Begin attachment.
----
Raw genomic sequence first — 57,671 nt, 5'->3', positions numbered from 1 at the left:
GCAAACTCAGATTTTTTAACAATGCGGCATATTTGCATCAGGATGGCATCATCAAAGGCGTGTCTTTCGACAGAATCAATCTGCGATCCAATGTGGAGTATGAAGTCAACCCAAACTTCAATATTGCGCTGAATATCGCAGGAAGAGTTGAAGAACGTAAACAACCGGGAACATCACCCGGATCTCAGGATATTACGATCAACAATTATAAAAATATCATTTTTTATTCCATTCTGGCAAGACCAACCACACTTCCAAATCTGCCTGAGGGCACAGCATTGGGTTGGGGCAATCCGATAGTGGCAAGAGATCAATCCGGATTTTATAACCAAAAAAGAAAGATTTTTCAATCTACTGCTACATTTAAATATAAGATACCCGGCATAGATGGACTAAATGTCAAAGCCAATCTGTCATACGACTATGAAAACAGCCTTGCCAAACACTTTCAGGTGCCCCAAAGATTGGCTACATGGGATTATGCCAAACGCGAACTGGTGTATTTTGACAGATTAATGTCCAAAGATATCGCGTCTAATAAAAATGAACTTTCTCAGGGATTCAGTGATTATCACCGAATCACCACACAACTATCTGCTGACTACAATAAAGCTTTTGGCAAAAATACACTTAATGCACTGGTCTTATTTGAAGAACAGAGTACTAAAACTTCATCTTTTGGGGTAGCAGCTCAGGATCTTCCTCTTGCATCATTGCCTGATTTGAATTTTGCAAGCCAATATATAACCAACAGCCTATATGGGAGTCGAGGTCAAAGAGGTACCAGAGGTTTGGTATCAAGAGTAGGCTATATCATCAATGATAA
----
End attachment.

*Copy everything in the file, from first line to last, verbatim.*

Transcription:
Raw genomic sequence first — 57,671 nt, 5'->3', positions numbered from 1 at the left:
GCAAACTCAGATTTTTTAACAATGCGGCATATTTGCATCAGGATGGCATCATCAAAGGCGTGTCTTTCGACAGAATCAATCTGCGATCCAATGTGGAGTATGAAGTCAACCCAAACTTCAATATTGCGCTGAATATCGCAGGAAGAGTTGAAGAACGTAAACAACCGGGAACATCACCCGGATCTCAGGATATTACGATCAACAATTATAAAAATATCATTTTTTATTCCATTCTGGCAAGACCAACCACACTTCCAAATCTGCCTGAGGGCACAGCATTGGGTTGGGGCAATCCGATAGTGGCAAGAGATCAATCCGGATTTTATAACCAAAAAAGAAAGATTTTTCAATCTACTGCTACATTTAAATATAAGATACCCGGCATAGATGGACTAAATGTCAAAGCCAATCTGTCATACGACTATGAAAACAGCCTTGCCAAACACTTTCAGGTGCCCCAAAGATTGGCTACATGGGATTATGCCAAACGCGAACTGGTGTATTTTGACAGATTAATGTCCAAAGATATCGCGTCTAATAAAAATGAACTTTCTCAGGGATTCAGTGATTATCACCGAATCACCACACAACTATCTGCTGACTACAATAAAGCTTTTGGCAAAAATACACTTAATGCACTGGTCTTATTTGAAGAACAGAGTACTAAAACTTCATCTTTTGGGGTAGCAGCTCAGGATCTTCCTCTTGCATCATTGCCTGATTTGAATTTTGCAAGCCAATATATAACCAACAGCCTATATGGGAGTCGAGGTCAAAGAGGTACCAGAGGTTTGGTATCAAGAGTAGGCTATATCATCAATGATAA